Sixth Committee Delegates Discuss Ways to Further Review Complex, Controversial Issues of Applying Universal Legal Jurisdiction

13 October 2010

Sixth Committee Delegates Discuss Ways to Further Review Complex, Controversial Issues of Applying Universal Legal Jurisdiction

13 October 2010
General Assembly
Department of Public Information • News and Media Division • New York

Sixty-fifth General Assembly

Sixth Committee

10th & 11th Meetings (AM & PM)

Sixth Committee Delegates Discuss Ways to Further Review Complex,


Controversial Issues of Applying Universal Legal Jurisdiction


Some Say Principle Subject to Abuse, Violating Existing Law

When the Sixth Committee (Legal) began debate today on the subject of the scope and application of universal jurisdiction (of law), delegates reviewed ways of furthering discussion on complex and controversial aspects of the question.

Universal jurisdiction, the delegate of Norway noted, entailed the institution of criminal proceedings by a State against a non-national for a crime committed extraterritorially against a non-national even if the crime did not affect the state directly.  It was applied in the case of crimes considered so serious they were of global concern and only when no other state would exercise jurisdiction over the crime.  The principle had contributed to the great achievement of the past decades in gaining universal agreement that impunity would not be tolerated.  Discussion should recognize the principle as a valuable tool in fighting impunity.  It should be approached from the angle of trying to find commonalities in procedural elements, rather than looking for ways to eliminate misuse of the principle.

Agreeing that universal jurisdiction was a complex issue on which there was a wide range of views, China’s representative said clarification of such questions would allow for healthy development of international legal order and relations.  However, abuse of the principle could constitute a violation of international law, infringe upon State sovereignty and jeopardize the stability of international relations.  Pending agreement on issues such as scope and application, States should refrain from exercising jurisdiction over other States.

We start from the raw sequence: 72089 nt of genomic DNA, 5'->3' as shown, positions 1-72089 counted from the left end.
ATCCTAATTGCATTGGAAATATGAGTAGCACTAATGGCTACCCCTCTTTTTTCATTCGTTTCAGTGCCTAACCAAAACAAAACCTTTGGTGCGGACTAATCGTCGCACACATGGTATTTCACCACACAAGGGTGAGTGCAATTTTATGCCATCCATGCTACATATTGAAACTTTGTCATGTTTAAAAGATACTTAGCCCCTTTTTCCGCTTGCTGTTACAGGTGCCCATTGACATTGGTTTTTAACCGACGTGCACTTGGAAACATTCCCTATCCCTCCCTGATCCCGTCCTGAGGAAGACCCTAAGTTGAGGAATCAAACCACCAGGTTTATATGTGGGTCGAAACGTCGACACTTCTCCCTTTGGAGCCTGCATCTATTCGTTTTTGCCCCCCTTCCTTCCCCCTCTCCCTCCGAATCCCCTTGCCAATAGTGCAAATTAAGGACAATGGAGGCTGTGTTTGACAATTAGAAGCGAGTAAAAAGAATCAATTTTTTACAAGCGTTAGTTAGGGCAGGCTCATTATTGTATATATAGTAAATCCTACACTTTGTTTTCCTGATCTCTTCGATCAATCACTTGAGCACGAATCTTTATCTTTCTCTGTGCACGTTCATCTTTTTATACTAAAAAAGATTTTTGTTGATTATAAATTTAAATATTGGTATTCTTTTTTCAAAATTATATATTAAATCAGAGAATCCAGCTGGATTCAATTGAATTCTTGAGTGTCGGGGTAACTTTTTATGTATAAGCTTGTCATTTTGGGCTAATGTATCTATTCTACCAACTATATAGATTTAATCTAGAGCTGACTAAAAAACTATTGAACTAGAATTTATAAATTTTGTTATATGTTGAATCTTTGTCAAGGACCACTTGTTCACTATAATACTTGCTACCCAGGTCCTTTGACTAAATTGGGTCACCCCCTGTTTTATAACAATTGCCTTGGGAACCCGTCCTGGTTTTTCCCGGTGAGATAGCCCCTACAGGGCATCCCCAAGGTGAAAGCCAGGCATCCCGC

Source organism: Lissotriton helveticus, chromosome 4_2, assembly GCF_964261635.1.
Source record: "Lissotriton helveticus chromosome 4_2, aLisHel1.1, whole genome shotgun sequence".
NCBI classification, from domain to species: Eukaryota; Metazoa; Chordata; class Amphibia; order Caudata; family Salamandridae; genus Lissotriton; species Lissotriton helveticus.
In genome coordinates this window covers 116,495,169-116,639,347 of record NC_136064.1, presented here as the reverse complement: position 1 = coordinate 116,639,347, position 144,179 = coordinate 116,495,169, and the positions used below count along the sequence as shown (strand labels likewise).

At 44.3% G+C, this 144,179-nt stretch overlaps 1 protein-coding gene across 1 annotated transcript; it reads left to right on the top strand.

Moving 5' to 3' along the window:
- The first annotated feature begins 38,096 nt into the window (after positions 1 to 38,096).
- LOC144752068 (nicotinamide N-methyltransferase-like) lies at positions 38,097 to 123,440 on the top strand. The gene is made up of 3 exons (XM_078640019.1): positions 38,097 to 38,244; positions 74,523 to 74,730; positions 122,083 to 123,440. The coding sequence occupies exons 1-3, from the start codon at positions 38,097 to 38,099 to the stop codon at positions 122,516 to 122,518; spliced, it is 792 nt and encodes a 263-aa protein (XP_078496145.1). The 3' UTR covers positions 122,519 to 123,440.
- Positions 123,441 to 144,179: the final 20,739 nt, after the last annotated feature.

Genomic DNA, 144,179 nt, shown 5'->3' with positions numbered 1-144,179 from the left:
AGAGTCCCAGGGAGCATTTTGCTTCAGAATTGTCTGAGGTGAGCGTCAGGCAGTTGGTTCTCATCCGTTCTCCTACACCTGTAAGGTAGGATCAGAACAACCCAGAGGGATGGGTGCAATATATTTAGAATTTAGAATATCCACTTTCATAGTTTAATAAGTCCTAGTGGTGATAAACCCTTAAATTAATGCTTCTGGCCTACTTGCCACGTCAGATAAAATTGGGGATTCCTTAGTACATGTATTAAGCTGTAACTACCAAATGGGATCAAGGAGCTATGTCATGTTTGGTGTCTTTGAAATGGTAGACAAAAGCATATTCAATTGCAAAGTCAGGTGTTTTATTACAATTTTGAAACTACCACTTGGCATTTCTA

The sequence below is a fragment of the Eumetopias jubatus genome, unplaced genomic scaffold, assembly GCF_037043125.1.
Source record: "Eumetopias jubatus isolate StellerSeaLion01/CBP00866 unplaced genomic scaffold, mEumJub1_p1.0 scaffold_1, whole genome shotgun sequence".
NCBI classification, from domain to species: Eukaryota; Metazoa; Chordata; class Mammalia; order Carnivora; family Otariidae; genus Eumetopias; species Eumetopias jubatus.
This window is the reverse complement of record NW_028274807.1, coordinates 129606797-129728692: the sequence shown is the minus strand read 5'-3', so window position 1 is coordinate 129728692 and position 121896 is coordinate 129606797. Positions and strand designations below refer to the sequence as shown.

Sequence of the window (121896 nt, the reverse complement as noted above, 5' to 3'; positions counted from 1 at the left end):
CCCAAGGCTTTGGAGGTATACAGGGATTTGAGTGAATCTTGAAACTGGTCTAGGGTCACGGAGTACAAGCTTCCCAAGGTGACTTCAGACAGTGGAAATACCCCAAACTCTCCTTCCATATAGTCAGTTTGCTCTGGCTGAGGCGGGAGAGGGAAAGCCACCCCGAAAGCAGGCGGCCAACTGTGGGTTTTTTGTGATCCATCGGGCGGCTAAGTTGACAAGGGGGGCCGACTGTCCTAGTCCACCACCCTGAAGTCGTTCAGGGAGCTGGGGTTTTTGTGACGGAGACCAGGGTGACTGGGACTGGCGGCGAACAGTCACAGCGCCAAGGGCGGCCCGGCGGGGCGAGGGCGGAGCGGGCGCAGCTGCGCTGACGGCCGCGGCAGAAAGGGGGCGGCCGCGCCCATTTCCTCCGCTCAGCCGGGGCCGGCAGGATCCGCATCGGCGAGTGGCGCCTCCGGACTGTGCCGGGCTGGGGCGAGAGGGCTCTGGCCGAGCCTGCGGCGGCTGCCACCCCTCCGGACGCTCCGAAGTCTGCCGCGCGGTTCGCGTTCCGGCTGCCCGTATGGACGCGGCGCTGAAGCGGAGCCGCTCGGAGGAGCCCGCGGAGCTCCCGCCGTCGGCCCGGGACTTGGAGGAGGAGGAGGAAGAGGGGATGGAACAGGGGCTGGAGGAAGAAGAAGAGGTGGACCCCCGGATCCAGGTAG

Finland’s delegate took the view that said the debate on universal jurisdiction was closely related to the rule of law.  Both enforced the concept that every individual was accountable to laws that were publicly promulgated, equally enforced, independently adjudicated and consistent with international norms and standards.  They reaffirmed the common principle that “no one is above the law”, particularly with regard to crimes and atrocities that shocked the conscience of humanity.  To counter impunity on such a scale, action had to be taken at both national and international levels.

The delegate of Ethiopia said he shared the concern of fellow African Union members over “abuse” of the basic principle of immunity for high State officials, through the issuance of warrants against sitting African Heads of State.  He said there was an increase in the unregulated and arbitrary exercise of the principle of universal jurisdiction.  The scope and application should be limited until there was agreement on a standard since the application of the principle beyond the norms of international law was a danger to international legality.

To facilitate discussion of the emerging concepts involved in the consideration of the matter, Algeria’s representative called for restoring the purely legal aspect of the principle.  A number of delegations, including that of the Russian Federation, called for the Sixth Committee to use the resource of related work carried out by the International Law Commission on immunity and the obligation to prosecute or extradite.   Guatemala’s representative called for a working group to study sources, crimes and criteria.

Additional speakers on universal jurisdiction were the representative of Iran for the Non-Aligned Movement; Chile for the Rio Group; Malawi for the African Group; and Canada (also for Australia and New Zealand).

Also speaking were the representatives of Egypt, Belarus, Peru, Libya, Rwanda, Thailand, Republic of Korea, Czech Republic, Senegal, Spain, Slovenia, Argentina, Democratic Republic of Congo, Cuba, United States, Belgium, United Republic of Tanzania, Viet Nam, Lebanon, Netherlands, Ghana, Tunisia, El Salvador, Germany and South Africa.

Earlier the Committee concluded its discussion on the rule of law, centred on the need to stem abuse of international norms.  Iran’s representative said the “tool of law” was not immune to misuse and abuse.  Adopting national legislation that contravened established norms, or applying domestic legislation in a unilateral or extraterritorial application against other countries, adversely affected the rule of law.  Selectivity and the application of double standards in the enforcement of international treaties also undermined the concept of the rule of law. 

Others speaking today on the rule of law were the representatives of Ethiopia, Nicaragua, Ecuador, India, Sudan, Azerbaijan, Trinidad and Tobago, Tunisia, Eritrea, and Nigeria.

The Permanent Observers of the Holy See, the International Red Cross Committee and the International Development Law Organization also spoke.